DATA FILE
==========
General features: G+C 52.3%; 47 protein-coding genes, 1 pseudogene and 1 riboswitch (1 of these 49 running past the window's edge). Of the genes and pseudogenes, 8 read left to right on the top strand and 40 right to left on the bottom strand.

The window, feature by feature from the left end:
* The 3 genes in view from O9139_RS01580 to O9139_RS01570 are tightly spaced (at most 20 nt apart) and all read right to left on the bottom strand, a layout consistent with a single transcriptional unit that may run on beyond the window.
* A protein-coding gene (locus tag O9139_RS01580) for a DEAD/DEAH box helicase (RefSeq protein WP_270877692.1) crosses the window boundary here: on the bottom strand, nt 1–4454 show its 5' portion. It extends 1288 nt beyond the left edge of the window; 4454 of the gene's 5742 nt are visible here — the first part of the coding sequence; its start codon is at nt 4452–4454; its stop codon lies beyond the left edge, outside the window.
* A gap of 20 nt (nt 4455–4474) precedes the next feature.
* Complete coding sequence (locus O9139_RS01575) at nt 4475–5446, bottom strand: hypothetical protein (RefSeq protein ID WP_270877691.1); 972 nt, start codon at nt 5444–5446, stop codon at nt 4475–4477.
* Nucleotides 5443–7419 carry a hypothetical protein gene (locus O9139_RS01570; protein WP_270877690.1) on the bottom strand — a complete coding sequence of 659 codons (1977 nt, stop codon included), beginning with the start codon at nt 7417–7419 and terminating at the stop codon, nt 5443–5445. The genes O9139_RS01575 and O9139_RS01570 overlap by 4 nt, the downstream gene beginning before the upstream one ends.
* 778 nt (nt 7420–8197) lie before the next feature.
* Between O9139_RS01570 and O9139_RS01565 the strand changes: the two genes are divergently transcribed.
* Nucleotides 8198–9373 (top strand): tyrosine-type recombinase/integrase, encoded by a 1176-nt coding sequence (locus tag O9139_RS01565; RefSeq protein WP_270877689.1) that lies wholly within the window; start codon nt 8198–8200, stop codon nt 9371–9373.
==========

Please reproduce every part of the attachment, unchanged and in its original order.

General features: G+C 52.3%; 47 protein-coding genes, 1 pseudogene and 1 riboswitch (1 of these 49 running past the window's edge). Of the genes and pseudogenes, 8 read left to right on the top strand and 40 right to left on the bottom strand.

The window, feature by feature from the left end:
* The 3 genes in view from O9139_RS01580 to O9139_RS01570 are tightly spaced (at most 20 nt apart) and all read right to left on the bottom strand, a layout consistent with a single transcriptional unit that may run on beyond the window.
* A protein-coding gene (locus tag O9139_RS01580) for a DEAD/DEAH box helicase (RefSeq protein WP_270877692.1) crosses the window boundary here: on the bottom strand, nt 1–4454 show its 5' portion. It extends 1288 nt beyond the left edge of the window; 4454 of the gene's 5742 nt are visible here — the first part of the coding sequence; its start codon is at nt 4452–4454; its stop codon lies beyond the left edge, outside the window.
* A gap of 20 nt (nt 4455–4474) precedes the next feature.
* Complete coding sequence (locus O9139_RS01575) at nt 4475–5446, bottom strand: hypothetical protein (RefSeq protein ID WP_270877691.1); 972 nt, start codon at nt 5444–5446, stop codon at nt 4475–4477.
* Nucleotides 5443–7419 carry a hypothetical protein gene (locus O9139_RS01570; protein WP_270877690.1) on the bottom strand — a complete coding sequence of 659 codons (1977 nt, stop codon included), beginning with the start codon at nt 7417–7419 and terminating at the stop codon, nt 5443–5445. The genes O9139_RS01575 and O9139_RS01570 overlap by 4 nt, the downstream gene beginning before the upstream one ends.
* 778 nt (nt 7420–8197) lie before the next feature.
* Between O9139_RS01570 and O9139_RS01565 the strand changes: the two genes are divergently transcribed.
* Nucleotides 8198–9373 (top strand): tyrosine-type recombinase/integrase, encoded by a 1176-nt coding sequence (locus tag O9139_RS01565; RefSeq protein WP_270877689.1) that lies wholly within the window; start codon nt 8198–8200, stop codon nt 9371–9373.